Arch Linux on the x220

I spent a few days using the Windows 7 install that came on the laptop just to get a feel for what to expect from the hardware, and then ditched the included mechanical drive in favor of a solid state drive on which I installed 64-bit Arch Linux. The drive bay on the x220 is too short to accept a normal 2.5” laptop hard drive, but the SSD I had, an Intel x25M 160 GB model, is actually a smaller drive with an included spacer. It’s easy to remove the spacer, but doing so leaves you without any screws to put back into the drive, as the included screws are long enough to account for the spacer. I had to visit a computer repair store kind enough to let me scrounge around a bin of screws, but after that, the drive slides in pretty well with the rubber sides from the included drive.

Installation of Arch (I went with the 64-bit version) was fairly uneventful. One thing you should be aware of if you’re buying an x220 is that you need to upgrade to one of the Intel wireless chips, otherwise you’ll end up dealing with a crappy Realtek driver, but the Intel 6205 chip in the one I bought worked without issue.

Disk configuration

I configured a small /boot partition, larger partitions for / and /usr/local, and the remainder devoted to /home, save for an 8 GB swap partition (I have 8 GB of RAM installed, and swap needs to be at least that large to support suspend-to-disk functionality). Because this is all on an SSD, I added the “discard” flag to the mount options in /etc/fstab to enable TRIM support.

Trackpad

The trackpad works OK out of the box, but you’ll want to configure the synaptics driver to get it to work well. In Arch, you need to install the xf86-input-synaptics-clickpad driver from AUR. This will create a file /etc/X11/xorg.conf.d/10-synaptics.conf. Read the synaptics man page for complete details, but I’ve included my configuration below.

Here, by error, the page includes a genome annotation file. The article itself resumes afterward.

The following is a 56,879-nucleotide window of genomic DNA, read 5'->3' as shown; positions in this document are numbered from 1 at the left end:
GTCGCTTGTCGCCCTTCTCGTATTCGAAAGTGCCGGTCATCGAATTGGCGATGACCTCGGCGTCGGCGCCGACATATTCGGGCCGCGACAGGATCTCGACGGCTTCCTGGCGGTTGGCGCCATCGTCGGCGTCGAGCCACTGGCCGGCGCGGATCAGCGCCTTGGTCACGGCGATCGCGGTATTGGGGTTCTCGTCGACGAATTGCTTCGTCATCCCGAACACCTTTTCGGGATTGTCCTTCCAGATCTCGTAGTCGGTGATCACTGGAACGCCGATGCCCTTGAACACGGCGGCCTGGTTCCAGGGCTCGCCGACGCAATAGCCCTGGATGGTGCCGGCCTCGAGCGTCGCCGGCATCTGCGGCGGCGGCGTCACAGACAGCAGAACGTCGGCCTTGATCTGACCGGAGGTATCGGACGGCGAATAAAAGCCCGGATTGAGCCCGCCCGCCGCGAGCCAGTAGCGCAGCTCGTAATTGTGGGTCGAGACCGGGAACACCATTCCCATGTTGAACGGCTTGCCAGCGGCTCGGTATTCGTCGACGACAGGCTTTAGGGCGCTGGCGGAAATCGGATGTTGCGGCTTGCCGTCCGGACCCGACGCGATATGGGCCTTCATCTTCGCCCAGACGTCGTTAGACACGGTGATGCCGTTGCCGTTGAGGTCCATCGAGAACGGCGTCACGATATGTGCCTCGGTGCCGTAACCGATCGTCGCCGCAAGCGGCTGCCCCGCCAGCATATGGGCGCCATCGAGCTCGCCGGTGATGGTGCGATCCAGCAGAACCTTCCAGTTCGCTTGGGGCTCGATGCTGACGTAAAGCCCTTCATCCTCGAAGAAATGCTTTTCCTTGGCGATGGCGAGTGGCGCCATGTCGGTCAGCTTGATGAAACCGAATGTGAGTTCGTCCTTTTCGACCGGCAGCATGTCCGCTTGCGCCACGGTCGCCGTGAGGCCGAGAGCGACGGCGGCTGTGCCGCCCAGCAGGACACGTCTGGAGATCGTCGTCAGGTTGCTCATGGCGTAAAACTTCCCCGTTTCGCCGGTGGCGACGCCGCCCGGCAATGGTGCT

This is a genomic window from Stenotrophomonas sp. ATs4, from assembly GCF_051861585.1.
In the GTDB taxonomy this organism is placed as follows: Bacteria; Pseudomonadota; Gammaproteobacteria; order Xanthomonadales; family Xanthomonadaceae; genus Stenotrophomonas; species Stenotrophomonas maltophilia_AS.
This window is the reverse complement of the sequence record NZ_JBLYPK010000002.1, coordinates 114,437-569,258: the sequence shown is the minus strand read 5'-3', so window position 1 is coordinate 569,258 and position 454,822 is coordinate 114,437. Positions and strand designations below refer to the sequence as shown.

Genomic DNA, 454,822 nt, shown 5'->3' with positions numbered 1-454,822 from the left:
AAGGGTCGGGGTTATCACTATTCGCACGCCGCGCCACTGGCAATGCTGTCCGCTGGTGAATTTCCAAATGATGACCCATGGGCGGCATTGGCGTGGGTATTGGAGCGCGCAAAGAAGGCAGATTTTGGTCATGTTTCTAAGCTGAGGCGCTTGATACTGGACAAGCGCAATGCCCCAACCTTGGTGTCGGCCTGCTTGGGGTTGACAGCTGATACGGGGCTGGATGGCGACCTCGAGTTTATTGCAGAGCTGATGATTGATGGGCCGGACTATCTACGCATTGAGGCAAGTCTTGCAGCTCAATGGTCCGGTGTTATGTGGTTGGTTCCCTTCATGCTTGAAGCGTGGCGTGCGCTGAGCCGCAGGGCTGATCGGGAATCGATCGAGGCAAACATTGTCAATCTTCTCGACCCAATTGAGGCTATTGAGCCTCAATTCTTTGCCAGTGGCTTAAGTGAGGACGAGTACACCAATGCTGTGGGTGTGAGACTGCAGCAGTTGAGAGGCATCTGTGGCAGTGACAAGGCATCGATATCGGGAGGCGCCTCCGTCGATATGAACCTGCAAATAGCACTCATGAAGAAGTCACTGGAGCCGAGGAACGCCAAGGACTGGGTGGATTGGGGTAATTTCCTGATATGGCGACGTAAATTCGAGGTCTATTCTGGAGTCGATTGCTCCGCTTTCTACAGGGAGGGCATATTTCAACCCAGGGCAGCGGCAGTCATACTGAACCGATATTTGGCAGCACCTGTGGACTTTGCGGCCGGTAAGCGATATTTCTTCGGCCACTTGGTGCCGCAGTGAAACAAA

Section "InputClass"
    Identifier "touchpad catchall"
    Driver "synaptics"
    MatchIsTouchpad "on"
    MatchDevicePath "/dev/input/event*"
    Option "TapButton1" "1"
    Option "TapButton2" "3"
    Option "TapButton3" "2"
    Option "ClickFinger1" "1"
    Option "ClickFinger2" "3"
    Option "ClickFinger3" "2"
    Option "VertEdgeScroll" "on"
    Option "VertTwoFingerScroll" "on"
    Option "HorizEdgeScroll" "on"
    Option "HorizTwoFingerScroll" "on"
    Option "LockedDrags" "on"
    Option "LockedDragTimeout" "500"
EndSection

This enables two and three finger taps and clicks, assigned to right and middle click respectively, two finger scrolling both horizontally and vertically, edge scrolling in both directions, and “drag locking”, which is the behavior that allows you to lift and replace your finger without interrupting a continuous drag event.

Wifi configuration

If you intend to run Linux, you should definitely upgrade to the Intel wireless chipset. I ordered mine with the 6205 adapter, which works well out of the box. However, getting up to speed on how Arch wants to support the alphabet soup of wireless standards was a bit of a hassle for me. I tried numerous options, all of which worked, but none of which was what I’d call seamless. Part of the problem is that the “friendly” methods tend to assume you’ll be using some Gnome applet to manage the connections, and I’m using Xmonad. I finally hit a sweet spot with Wicd. Configuration for my university’s WPA2-Enterprise network required a bit of trial and error (despite being a CS professor, I have next to no idea what the difference is between TKIP and CCMP is), but once I managed to get it connected, wicd seems to do a good job of connecting to my preferred networks and allowing me to intervene when needed.

Power managment

Power management was always one of the big issues for Linux on laptops. The slice battery on the x220 makes it less of a big deal, but I still want to be as conservative towards my battery as possible. Fortunately, I’ve managed to get the power drain down to very acceptable levels. I haven’t yet managed to get everything working the way I want yet, but it’s quite usable right now.